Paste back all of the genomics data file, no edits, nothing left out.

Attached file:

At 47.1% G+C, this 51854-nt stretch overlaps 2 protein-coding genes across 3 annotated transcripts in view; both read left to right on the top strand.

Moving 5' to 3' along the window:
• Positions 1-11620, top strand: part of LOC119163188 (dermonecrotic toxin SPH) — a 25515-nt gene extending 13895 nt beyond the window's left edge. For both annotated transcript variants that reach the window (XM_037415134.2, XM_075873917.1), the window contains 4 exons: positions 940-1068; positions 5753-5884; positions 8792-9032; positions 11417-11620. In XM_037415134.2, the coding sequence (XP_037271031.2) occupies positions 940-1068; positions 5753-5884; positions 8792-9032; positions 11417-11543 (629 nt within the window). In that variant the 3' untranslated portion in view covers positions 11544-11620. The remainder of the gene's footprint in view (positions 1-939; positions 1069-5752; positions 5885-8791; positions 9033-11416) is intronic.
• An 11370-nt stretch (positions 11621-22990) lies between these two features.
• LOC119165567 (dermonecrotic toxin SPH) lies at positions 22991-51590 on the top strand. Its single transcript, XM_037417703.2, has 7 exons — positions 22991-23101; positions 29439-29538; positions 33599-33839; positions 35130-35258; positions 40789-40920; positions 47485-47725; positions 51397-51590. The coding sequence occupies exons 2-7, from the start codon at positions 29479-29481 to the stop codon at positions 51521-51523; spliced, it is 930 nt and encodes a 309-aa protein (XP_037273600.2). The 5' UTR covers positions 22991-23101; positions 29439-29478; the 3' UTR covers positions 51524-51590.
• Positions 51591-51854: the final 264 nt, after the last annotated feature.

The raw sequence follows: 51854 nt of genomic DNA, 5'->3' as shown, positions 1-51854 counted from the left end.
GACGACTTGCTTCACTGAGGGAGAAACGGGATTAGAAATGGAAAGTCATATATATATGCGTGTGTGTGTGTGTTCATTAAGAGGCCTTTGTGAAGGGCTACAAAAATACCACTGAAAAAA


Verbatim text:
At 47.1% G+C, this 51854-nt stretch overlaps 2 protein-coding genes across 3 annotated transcripts in view; both read left to right on the top strand.

Moving 5' to 3' along the window:
• Positions 1-11620, top strand: part of LOC119163188 (dermonecrotic toxin SPH) — a 25515-nt gene extending 13895 nt beyond the window's left edge. For both annotated transcript variants that reach the window (XM_037415134.2, XM_075873917.1), the window contains 4 exons: positions 940-1068; positions 5753-5884; positions 8792-9032; positions 11417-11620. In XM_037415134.2, the coding sequence (XP_037271031.2) occupies positions 940-1068; positions 5753-5884; positions 8792-9032; positions 11417-11543 (629 nt within the window). In that variant the 3' untranslated portion in view covers positions 11544-11620. The remainder of the gene's footprint in view (positions 1-939; positions 1069-5752; positions 5885-8791; positions 9033-11416) is intronic.
• An 11370-nt stretch (positions 11621-22990) lies between these two features.
• LOC119165567 (dermonecrotic toxin SPH) lies at positions 22991-51590 on the top strand. Its single transcript, XM_037417703.2, has 7 exons — positions 22991-23101; positions 29439-29538; positions 33599-33839; positions 35130-35258; positions 40789-40920; positions 47485-47725; positions 51397-51590. The coding sequence occupies exons 2-7, from the start codon at positions 29479-29481 to the stop codon at positions 51521-51523; spliced, it is 930 nt and encodes a 309-aa protein (XP_037273600.2). The 5' UTR covers positions 22991-23101; positions 29439-29478; the 3' UTR covers positions 51524-51590.
• Positions 51591-51854: the final 264 nt, after the last annotated feature.

The raw sequence follows: 51854 nt of genomic DNA, 5'->3' as shown, positions 1-51854 counted from the left end.
GACGACTTGCTTCACTGAGGGAGAAACGGGATTAGAAATGGAAAGTCATATATATATGCGTGTGTGTGTGTGTTCATTAAGAGGCCTTTGTGAAGGGCTACAAAAATACCACTGAAAAAA